Foundations of M.E.Ch.A.
The Chicana/o Movement, of the late 1960’s helped spark cultural and historical pride in our people. Chicanxs demanded to be treated as equals denouncing assimilation and acculturation. Chicanxs expressed their pride through poetry, literature, art and theatre.
In March of 1969 the Crusade for justice organized the first National Chicano Youth Conference in Denver, Colorado. At this conference the Plan de Aztlan was drafted; giving way to the Chicano movement. This document asserts that Chicanxas must work to better the conditions of their communities.
Following the National Chicano Youth Conference, In April of 1969, over 100 Chicanas/os met together at the University of California Santa Barbara to formulate a plan for higher education; El Plan de Santa Barbara. With this document they were successful in the development of two important contributions to the Chicano Movement: MEChA and Chicana/o Studies.
The contributions of the Chicano/a Movement are numerous and continue to be valuable to our society today.
The Goals of MEChA
• To affirm and celebrate our diversity amongst our members. This affirmation and celebration is significant in the development of positive and strong cultural identity among Raza students.
• To involve students in discussing and acting on social-political issues relevant to our community. Political activism is significant in producing civic-minded youth in our communities.
• Developing leadership among students. Provided students the opportunity to learn group dynamics, planning, staging of organizational activities, leadership development and host of other skills transferable to other settings.
• Academic achievement and completion. We strongly believe that self determination of our community is based on an educated community. This notion of academic achievement and completion is significant in terms of leadership, economics and community.
• To build a sense of carnalismo or unity among Chicanxs and all other students on our campus and in the community.
• Prior opportunity for students to share and be connected with MEChA students of local, regional and national high schools and colleges.
• Educate ourselves and others about Chicanx culture, history, traditions and accomplishments.
• To build relationships with youth to get underprivileged students into college and onto success. Also, to serve as a bridge for students making tetras between high school youth.
The “A” in MEChA is for Aztlan:
Aztlan was the homeland of the Mexicas. Geologically it is believed to be the Southwestern United States and Northern Mexico. Today we see Aztlan not necessarily as a defined territory. Instead, it is more of an idea, in which Raza no matter class or specific nationality sees one another as familia. It is a means of unification. It is an understanding and realization that we share a common experience living as Raza in US society.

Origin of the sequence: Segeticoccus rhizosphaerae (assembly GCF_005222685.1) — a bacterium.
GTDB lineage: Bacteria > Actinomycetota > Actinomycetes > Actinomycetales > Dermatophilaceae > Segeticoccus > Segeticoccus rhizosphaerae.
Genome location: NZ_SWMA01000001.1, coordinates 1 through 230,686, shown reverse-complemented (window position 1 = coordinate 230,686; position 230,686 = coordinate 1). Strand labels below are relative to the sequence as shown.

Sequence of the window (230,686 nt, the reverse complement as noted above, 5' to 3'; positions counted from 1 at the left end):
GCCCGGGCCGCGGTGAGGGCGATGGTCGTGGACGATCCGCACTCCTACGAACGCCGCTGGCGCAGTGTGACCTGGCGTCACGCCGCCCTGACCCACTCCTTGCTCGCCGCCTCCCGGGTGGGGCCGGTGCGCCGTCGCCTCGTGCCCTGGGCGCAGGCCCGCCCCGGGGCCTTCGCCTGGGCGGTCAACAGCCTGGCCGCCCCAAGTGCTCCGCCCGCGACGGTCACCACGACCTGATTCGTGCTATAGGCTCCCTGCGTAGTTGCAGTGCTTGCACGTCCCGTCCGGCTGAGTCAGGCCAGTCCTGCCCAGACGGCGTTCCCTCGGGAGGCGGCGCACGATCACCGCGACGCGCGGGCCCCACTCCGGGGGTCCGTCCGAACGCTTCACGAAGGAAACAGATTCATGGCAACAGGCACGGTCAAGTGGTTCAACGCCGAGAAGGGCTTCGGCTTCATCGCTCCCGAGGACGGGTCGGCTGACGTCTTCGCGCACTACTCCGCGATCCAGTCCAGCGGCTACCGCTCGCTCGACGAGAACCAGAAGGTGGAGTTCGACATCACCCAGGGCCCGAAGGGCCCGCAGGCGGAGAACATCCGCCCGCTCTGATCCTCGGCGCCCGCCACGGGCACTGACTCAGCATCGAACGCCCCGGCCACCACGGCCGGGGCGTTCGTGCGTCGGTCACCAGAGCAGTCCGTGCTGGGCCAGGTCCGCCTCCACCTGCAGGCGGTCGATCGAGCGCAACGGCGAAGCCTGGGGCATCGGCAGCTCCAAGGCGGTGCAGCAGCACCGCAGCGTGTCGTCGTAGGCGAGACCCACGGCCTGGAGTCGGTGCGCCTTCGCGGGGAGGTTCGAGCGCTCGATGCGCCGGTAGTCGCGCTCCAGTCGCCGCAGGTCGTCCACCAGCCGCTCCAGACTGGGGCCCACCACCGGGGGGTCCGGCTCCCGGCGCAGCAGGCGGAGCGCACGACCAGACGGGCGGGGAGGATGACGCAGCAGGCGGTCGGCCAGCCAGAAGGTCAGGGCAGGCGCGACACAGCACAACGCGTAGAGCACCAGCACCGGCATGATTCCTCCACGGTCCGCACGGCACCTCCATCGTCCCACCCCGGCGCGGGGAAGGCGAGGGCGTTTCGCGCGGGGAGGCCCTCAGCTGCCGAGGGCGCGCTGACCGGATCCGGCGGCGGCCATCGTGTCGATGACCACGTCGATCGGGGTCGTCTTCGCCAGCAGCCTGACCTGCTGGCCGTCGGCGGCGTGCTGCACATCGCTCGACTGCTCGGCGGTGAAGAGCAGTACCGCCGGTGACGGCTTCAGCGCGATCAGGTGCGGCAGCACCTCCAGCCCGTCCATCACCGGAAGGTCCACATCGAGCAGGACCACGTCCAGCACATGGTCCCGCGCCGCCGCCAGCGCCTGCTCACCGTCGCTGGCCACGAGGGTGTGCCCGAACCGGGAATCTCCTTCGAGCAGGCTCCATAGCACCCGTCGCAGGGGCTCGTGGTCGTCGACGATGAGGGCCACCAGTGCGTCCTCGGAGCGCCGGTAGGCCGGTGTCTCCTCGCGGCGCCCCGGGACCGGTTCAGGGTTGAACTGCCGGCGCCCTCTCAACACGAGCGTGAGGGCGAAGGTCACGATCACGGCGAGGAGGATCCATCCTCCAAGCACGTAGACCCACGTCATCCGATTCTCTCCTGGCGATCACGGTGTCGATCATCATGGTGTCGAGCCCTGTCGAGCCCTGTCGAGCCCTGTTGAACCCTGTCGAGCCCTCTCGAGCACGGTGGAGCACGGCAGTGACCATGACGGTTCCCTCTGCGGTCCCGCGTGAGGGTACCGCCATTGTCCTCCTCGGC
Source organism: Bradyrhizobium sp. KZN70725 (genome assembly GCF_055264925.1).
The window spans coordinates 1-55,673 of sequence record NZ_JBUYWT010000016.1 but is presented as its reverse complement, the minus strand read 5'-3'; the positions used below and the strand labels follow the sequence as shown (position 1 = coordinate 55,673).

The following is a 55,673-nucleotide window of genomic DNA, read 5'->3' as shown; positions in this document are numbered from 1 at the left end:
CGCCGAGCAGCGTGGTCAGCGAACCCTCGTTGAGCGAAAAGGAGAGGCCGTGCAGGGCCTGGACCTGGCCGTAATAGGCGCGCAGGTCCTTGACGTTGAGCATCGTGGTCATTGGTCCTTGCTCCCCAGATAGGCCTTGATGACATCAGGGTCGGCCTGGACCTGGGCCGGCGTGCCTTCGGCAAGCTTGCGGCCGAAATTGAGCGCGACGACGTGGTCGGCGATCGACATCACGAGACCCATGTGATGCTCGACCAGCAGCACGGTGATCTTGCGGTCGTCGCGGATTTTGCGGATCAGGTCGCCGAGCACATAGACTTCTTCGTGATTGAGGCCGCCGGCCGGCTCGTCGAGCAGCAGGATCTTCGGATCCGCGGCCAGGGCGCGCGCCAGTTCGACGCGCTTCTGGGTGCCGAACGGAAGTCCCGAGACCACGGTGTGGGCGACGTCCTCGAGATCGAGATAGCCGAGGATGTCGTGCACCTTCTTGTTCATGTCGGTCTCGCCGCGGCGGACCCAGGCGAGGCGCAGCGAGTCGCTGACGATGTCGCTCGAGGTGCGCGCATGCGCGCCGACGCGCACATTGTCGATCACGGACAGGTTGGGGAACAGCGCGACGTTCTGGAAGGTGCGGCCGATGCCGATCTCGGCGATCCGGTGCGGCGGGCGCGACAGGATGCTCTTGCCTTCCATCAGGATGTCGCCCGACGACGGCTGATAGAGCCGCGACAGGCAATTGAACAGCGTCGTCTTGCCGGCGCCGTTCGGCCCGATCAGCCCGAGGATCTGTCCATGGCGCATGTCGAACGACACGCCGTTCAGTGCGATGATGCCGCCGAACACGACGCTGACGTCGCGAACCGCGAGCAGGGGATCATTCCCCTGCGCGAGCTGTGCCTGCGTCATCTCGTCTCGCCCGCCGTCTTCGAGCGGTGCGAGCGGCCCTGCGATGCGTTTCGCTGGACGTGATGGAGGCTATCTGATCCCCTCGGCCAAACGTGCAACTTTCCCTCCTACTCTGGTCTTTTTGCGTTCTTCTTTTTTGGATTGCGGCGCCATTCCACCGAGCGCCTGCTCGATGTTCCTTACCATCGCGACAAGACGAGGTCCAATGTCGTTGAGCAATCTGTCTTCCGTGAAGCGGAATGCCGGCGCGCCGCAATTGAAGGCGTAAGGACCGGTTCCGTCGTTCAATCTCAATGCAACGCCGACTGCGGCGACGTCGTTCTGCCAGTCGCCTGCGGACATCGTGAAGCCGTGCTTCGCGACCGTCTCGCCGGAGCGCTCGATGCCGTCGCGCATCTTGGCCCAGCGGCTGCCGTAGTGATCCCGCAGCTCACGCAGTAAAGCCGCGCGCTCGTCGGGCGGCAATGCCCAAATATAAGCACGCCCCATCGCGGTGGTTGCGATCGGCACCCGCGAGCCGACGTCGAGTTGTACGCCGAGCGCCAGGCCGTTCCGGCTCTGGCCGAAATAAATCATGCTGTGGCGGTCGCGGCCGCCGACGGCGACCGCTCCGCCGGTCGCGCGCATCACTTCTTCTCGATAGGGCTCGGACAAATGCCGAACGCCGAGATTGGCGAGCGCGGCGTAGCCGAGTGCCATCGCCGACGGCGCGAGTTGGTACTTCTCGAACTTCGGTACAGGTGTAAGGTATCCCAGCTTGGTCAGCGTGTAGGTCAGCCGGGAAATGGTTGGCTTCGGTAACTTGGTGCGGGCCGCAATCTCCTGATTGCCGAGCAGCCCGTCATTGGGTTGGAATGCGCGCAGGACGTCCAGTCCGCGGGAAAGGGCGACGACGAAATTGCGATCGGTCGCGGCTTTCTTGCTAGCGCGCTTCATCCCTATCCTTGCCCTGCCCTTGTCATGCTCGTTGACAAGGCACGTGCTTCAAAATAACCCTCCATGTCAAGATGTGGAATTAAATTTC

Our Guiding Documents
MEChA has three guiding documents: El Plan de Aztlan, El Plan de Santa Barbara, and the Philosophy of MEChA. Our guiding documents serve as the base for MEChA. They serve to guide our organization and outline our philosophy and principles.
Our Governing Documents
Each chapter is governed by its respective constitution, central constitution, regional constitution, state wide constitution, National MEChA constitution, and Philosophy of MEChA.
MEChistA - An individual who adopts the philosophies of MEChA
Chapter - The group of MEChistAs at a particular campus that work together.
Central - A collection of chapters in a particular are or state/s.
Region - A collection of chapters/centrales in a particular area or state/s (There are ten regions in MEChA: Alta Califas Norte, Alta Califas Sur Calpulli Montañas del Norte--Utah belongs to this region, Centro Aztlan, Centro Califas, Este Aztlan, Mictlampa Chiuatlampa, Midwest, Pacific Midwest, and Southeast Tejaztlan).
National - The ten different regions in MEChA compose our National MEChA.
MEChA: Bottom Line
MEChA is a training ground for leadership. Through participating and coordinating MEChA events, one can gain invaluable leadership skills. MEChistAs also have the privilege of helping fellow students and their community in addition to finding a sense of identity and self-empowerment. It is a learning and fulfilling experience that helps develop a political consciousness and provides a sense of familia.
Our gente still faces the same problems of the 1970’s, Chicanx junior high, high school and college push out rates have risen since 1969, forcing many Chicanxs to life in poverty. These factors along with growing right wing trends in the nation are combining to work greater hardship on Chicanxs. New repressive and racist immigration laws are continuously directed at our gente. Thus, MEChA’s spirit of activism is conducted within experience and expression for the betterment of our community.
Fore more information please email one of our officers, or stop by one of our meetings. Local high schools if you are interested in creating a MEChA chapter in your school please contact our advisor, Rudy Medina.